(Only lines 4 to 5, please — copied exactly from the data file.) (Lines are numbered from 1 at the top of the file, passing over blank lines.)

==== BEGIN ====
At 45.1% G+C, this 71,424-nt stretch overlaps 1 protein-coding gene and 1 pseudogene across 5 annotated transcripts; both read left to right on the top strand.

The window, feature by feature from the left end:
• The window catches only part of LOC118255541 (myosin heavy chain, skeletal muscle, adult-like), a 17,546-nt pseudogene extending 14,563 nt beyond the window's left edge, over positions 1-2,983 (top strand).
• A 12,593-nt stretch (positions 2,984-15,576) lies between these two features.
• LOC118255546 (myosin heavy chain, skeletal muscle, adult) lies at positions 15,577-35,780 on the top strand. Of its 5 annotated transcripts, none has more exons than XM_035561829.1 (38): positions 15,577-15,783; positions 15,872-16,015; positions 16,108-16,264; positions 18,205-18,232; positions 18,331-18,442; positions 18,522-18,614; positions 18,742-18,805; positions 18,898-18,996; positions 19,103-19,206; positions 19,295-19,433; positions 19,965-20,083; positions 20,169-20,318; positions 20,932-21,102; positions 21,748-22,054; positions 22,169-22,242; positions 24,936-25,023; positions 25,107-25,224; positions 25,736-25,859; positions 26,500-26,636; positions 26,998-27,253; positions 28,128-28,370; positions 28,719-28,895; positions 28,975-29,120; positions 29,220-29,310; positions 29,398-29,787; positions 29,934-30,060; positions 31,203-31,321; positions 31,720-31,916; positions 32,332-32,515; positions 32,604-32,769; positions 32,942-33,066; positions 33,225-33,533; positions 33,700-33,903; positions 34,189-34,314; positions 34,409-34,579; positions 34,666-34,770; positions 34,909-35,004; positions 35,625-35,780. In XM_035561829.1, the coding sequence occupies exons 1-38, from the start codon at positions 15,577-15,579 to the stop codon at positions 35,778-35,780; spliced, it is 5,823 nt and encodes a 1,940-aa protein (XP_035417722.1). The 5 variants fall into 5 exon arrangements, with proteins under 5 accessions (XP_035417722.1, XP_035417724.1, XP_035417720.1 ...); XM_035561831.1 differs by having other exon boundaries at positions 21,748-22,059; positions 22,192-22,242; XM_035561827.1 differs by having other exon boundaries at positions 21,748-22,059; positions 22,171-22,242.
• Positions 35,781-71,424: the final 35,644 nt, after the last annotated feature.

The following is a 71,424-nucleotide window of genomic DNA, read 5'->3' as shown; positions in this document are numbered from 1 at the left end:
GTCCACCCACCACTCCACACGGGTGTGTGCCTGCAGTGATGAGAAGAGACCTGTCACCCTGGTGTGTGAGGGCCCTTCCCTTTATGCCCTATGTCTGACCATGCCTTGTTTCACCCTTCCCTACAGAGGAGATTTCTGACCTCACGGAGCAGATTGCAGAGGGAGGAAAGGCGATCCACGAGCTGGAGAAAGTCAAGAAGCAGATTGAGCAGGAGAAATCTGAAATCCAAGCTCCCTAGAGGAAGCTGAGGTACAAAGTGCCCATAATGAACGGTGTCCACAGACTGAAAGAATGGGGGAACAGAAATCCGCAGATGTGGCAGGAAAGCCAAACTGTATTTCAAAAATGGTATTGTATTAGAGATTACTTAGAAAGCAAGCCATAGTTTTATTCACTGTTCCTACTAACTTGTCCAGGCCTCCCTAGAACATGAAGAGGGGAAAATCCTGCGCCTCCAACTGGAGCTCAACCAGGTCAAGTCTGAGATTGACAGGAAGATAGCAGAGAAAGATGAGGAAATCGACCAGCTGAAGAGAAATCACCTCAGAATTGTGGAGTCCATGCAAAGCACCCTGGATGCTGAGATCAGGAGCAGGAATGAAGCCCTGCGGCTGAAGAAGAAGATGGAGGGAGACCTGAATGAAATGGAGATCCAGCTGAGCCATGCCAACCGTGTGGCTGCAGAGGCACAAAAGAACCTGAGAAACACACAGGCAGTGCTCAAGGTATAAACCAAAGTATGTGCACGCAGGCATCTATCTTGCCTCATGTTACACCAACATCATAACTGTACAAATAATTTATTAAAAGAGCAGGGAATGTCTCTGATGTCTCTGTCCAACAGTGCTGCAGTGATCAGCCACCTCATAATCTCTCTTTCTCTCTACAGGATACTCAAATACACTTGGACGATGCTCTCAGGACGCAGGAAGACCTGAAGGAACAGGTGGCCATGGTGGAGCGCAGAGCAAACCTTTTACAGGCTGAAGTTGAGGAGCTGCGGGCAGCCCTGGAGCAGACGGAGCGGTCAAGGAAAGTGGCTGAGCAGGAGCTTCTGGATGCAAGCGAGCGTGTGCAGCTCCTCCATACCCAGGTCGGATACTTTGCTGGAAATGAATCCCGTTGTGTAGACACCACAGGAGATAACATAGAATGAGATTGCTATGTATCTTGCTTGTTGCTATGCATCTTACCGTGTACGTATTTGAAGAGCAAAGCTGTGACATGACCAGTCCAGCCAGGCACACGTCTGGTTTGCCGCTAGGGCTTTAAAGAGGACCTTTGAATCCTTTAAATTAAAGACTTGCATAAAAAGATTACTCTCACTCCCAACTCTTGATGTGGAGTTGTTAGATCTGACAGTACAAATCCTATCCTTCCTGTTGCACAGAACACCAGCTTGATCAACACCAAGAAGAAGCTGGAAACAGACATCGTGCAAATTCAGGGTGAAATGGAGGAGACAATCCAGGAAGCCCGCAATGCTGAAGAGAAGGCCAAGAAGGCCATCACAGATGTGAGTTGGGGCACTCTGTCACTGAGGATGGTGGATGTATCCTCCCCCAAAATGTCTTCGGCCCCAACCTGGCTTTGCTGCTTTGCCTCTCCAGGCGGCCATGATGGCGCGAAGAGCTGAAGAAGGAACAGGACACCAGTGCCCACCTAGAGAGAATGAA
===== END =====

• A 12,593-nt stretch (positions 2,984-15,576) lies between these two features.
• LOC118255546 (myosin heavy chain, skeletal muscle, adult) lies at positions 15,577-35,780 on the top strand. Of its 5 annotated transcripts, none has more exons than XM_035561829.1 (38): positions 15,577-15,783; positions 15,872-16,015; positions 16,108-16,264; positions 18,205-18,232; positions 18,331-18,442; positions 18,522-18,614; positions 18,742-18,805; positions 18,898-18,996; positions 19,103-19,206; positions 19,295-19,433; positions 19,965-20,083; positions 20,169-20,318; positions 20,932-21,102; positions 21,748-22,054; positions 22,169-22,242; positions 24,936-25,023; positions 25,107-25,224; positions 25,736-25,859; positions 26,500-26,636; positions 26,998-27,253; positions 28,128-28,370; positions 28,719-28,895; positions 28,975-29,120; positions 29,220-29,310; positions 29,398-29,787; positions 29,934-30,060; positions 31,203-31,321; positions 31,720-31,916; positions 32,332-32,515; positions 32,604-32,769; positions 32,942-33,066; positions 33,225-33,533; positions 33,700-33,903; positions 34,189-34,314; positions 34,409-34,579; positions 34,666-34,770; positions 34,909-35,004; positions 35,625-35,780. In XM_035561829.1, the coding sequence occupies exons 1-38, from the start codon at positions 15,577-15,579 to the stop codon at positions 35,778-35,780; spliced, it is 5,823 nt and encodes a 1,940-aa protein (XP_035417722.1). The 5 variants fall into 5 exon arrangements, with proteins under 5 accessions (XP_035417722.1, XP_035417724.1, XP_035417720.1 ...); XM_035561831.1 differs by having other exon boundaries at positions 21,748-22,059; positions 22,192-22,242; XM_035561827.1 differs by having other exon boundaries at positions 21,748-22,059; positions 22,171-22,242.